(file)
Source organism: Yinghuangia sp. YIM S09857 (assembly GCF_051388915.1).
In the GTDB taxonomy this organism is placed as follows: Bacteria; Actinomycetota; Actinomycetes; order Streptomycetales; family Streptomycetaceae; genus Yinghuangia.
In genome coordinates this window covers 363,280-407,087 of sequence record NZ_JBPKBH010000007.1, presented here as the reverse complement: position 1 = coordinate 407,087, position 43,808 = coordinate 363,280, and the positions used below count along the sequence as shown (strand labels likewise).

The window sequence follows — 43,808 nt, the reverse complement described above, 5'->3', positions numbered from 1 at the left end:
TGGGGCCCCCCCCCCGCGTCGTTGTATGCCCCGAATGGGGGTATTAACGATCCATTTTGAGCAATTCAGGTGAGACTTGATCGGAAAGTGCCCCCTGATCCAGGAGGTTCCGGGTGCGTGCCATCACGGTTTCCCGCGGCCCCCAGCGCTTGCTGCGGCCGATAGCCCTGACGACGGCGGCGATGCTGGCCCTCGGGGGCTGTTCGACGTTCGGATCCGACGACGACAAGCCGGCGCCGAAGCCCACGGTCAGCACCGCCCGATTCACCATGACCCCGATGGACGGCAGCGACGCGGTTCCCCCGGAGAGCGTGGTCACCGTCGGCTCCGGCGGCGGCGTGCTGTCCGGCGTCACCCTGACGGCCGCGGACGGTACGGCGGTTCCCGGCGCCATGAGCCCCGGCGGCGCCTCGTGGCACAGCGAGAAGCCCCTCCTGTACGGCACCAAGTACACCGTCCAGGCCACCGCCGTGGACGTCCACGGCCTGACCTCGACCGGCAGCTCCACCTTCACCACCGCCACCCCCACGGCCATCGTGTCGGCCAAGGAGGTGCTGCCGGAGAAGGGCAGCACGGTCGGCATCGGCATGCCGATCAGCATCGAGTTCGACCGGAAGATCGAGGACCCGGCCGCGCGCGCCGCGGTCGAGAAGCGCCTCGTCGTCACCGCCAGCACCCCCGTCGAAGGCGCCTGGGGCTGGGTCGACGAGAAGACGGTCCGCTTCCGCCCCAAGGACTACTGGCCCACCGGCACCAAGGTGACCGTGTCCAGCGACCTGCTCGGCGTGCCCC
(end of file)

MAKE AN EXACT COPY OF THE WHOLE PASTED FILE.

Source organism: Yinghuangia sp. YIM S09857 (assembly GCF_051388915.1).
In the GTDB taxonomy this organism is placed as follows: Bacteria; Actinomycetota; Actinomycetes; order Streptomycetales; family Streptomycetaceae; genus Yinghuangia.
In genome coordinates this window covers 363,280-407,087 of sequence record NZ_JBPKBH010000007.1, presented here as the reverse complement: position 1 = coordinate 407,087, position 43,808 = coordinate 363,280, and the positions used below count along the sequence as shown (strand labels likewise).

The window sequence follows — 43,808 nt, the reverse complement described above, 5'->3', positions numbered from 1 at the left end:
TGGGGCCCCCCCCCCGCGTCGTTGTATGCCCCGAATGGGGGTATTAACGATCCATTTTGAGCAATTCAGGTGAGACTTGATCGGAAAGTGCCCCCTGATCCAGGAGGTTCCGGGTGCGTGCCATCACGGTTTCCCGCGGCCCCCAGCGCTTGCTGCGGCCGATAGCCCTGACGACGGCGGCGATGCTGGCCCTCGGGGGCTGTTCGACGTTCGGATCCGACGACGACAAGCCGGCGCCGAAGCCCACGGTCAGCACCGCCCGATTCACCATGACCCCGATGGACGGCAGCGACGCGGTTCCCCCGGAGAGCGTGGTCACCGTCGGCTCCGGCGGCGGCGTGCTGTCCGGCGTCACCCTGACGGCCGCGGACGGTACGGCGGTTCCCGGCGCCATGAGCCCCGGCGGCGCCTCGTGGCACAGCGAGAAGCCCCTCCTGTACGGCACCAAGTACACCGTCCAGGCCACCGCCGTGGACGTCCACGGCCTGACCTCGACCGGCAGCTCCACCTTCACCACCGCCACCCCCACGGCCATCGTGTCGGCCAAGGAGGTGCTGCCGGAGAAGGGCAGCACGGTCGGCATCGGCATGCCGATCAGCATCGAGTTCGACCGGAAGATCGAGGACCCGGCCGCGCGCGCCGCGGTCGAGAAGCGCCTCGTCGTCACCGCCAGCACCCCCGTCGAAGGCGCCTGGGGCTGGGTCGACGAGAAGACGGTCCGCTTCCGCCCCAAGGACTACTGGCCCACCGGCACCAAGGTGACCGTGTCCAGCGACCTGCTCGGCGTGCCCC